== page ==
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  #1  
Old 10-27-2007
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Greywater Blues

I've got a grey water pump out problem and it all seems to boil down to this circuit board. I need to draw up a schematic for it but I'm hoping until then someone can help me out with a few questions.

In my grey water tank I've got 2 float switches, an upper and a lower.
The lower level float switch is usually in the up position until the upper float switch is triggered. The pump then runs until the lower float switch is open. Usually about 3 minutes.
What is telling this pump to run for 3 minutes once the upper float switch is open?


I'll walk you around the board.

1. 24vac incoming on the 2 yellow leads.
2. Rectified... to 32vdc. upper right hand corner.
3. Green/Black wires go to lower float switch.
4. White/Black wires go to upper float switch.
5. Power out to a 24vdc/120/vac relay to trigger pump.


I've replaced the float switches, rectifier, the 2200uF 50V Cap and the diodes with no change.
I've jumped from the red on the relay to bypass the MOV and resistor that goes to Green wire (I have no power to the green) Doing this I do get the pump to turn on at the upper float switch trigger, but it only runs until it falls back down, maybe 20-30 seconds.
So maybe it's gotta be that MOV causing a problem? Among other things...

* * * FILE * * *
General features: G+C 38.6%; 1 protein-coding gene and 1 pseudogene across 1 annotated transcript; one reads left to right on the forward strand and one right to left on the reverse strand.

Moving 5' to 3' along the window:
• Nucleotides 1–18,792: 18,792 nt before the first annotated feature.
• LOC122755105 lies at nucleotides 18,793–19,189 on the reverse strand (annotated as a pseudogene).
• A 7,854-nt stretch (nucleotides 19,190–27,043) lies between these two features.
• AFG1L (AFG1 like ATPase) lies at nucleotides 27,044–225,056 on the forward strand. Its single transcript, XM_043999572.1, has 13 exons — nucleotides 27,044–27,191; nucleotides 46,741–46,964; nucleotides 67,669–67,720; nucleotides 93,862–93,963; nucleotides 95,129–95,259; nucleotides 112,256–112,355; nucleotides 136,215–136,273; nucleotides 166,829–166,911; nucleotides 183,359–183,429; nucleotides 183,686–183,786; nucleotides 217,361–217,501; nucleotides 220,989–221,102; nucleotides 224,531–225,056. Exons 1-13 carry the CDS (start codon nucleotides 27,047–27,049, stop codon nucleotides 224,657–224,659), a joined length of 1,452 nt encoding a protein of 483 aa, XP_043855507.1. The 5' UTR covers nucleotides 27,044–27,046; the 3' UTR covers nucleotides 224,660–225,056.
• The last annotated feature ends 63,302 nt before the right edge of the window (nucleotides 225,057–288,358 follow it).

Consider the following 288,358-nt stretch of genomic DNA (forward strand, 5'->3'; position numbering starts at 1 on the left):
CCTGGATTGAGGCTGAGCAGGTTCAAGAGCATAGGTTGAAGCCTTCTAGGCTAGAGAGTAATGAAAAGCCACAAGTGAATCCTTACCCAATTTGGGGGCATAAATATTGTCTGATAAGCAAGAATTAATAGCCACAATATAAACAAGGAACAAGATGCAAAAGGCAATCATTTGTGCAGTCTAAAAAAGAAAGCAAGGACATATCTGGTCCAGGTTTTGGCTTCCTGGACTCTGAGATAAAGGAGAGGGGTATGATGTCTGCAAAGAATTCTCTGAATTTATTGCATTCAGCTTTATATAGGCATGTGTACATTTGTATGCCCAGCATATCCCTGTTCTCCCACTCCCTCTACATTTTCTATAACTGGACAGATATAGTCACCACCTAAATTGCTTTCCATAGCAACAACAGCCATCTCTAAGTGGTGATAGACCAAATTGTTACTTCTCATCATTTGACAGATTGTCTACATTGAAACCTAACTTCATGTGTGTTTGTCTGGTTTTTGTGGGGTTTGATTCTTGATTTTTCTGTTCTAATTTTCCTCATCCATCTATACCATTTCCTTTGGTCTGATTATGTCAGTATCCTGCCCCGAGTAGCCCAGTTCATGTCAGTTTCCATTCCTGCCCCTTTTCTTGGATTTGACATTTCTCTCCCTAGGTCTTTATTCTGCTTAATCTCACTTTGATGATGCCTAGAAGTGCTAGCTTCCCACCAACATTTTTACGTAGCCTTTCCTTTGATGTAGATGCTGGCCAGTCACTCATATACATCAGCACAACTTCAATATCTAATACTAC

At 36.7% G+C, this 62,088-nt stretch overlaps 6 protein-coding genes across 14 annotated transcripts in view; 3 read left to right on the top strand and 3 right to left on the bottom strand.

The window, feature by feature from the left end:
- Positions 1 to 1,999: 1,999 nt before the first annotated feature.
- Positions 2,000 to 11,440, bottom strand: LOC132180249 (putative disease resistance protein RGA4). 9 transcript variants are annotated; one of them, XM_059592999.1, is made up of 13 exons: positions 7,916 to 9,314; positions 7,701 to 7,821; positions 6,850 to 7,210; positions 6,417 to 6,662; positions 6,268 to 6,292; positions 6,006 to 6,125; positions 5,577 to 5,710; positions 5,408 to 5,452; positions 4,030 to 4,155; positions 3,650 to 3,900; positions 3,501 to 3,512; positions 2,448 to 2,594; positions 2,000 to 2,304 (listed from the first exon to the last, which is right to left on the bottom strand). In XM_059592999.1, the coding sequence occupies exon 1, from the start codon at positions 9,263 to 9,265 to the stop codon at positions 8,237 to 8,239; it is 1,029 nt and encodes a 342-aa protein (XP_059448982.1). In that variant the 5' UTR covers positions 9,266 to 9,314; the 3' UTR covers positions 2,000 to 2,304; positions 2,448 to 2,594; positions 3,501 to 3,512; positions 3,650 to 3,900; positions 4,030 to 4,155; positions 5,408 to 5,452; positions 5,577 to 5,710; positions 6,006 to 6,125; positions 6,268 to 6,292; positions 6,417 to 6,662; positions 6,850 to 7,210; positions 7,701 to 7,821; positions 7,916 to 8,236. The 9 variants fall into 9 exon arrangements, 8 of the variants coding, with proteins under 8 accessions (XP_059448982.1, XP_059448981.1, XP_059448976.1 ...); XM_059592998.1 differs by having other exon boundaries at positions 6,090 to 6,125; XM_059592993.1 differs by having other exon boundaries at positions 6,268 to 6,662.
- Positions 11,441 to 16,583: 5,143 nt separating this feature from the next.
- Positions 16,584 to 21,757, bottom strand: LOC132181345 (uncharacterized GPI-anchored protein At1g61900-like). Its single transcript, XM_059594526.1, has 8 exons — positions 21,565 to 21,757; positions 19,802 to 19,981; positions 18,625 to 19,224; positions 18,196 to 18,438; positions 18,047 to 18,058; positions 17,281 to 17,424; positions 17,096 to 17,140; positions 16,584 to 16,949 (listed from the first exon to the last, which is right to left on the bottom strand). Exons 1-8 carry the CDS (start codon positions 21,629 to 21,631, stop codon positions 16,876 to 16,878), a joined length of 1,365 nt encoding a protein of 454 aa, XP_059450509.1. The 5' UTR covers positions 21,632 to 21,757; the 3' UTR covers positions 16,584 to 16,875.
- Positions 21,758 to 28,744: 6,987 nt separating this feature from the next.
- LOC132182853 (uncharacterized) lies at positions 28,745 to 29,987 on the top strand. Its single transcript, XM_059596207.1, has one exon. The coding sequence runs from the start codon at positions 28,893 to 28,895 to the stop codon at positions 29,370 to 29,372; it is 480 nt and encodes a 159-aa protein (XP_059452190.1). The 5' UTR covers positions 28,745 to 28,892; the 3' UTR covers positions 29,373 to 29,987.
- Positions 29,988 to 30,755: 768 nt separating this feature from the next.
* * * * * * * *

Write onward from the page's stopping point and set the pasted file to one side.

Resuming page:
The biggest head scratcher for me is where is the timing coming from?

Thanks in advance for your help!
Oz
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In an industrial setting a cct like that will trigger on the upper switch and run until the lower switch takes it out (when that switch contact changes state) There's no "timing" per se, but it should pump until the level drops to and triggers the bottom switch.

This usually involves a relay(s) to latch the power so that the switch doesn't stop the instant the upper switch opens... which is what it sounds like your set up is now doing.

It sounds like the latch is not working..... A relay contact failed, perhaps?

Last edited by Faster; 10-27-2007 at 12:51 PM.
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Thanks Faster, that's what I initially thought as well, but checking on the specs of that relay made me look in other directions. That Zettler relay is supposed to have 10 million mechanical and 1 million electrical operations...

Incidentally the Red/Black wires and Hasco relay are part of a high-level alarm not used now.
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Old 10-27-2007
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Quote:
Originally Posted by oz_hole View Post


I've replaced the float switches, rectifier, the 2200uF 50V Cap and the diodes with no change.
I've jumped from the red on the relay to bypass the MOV and resistor that goes to Green wire (I have no power to the green) Doing this I do get the pump to turn on at the upper float switch trigger, but it only runs until it falls back down, maybe 20-30 seconds.
So maybe it's gotta be that MOV causing a problem? Among other things...
I don't see anything that looks like an MOV. I see diodes, capacitors, LEDs, relays, but nothing like an MOV. Are you sure there is an MOV? I can't imagine what it would be for.

Have you tested the contacts on the lower float switch? This is what would release the latching circuit on the relay, and if it is buggered, the latch will release immediately.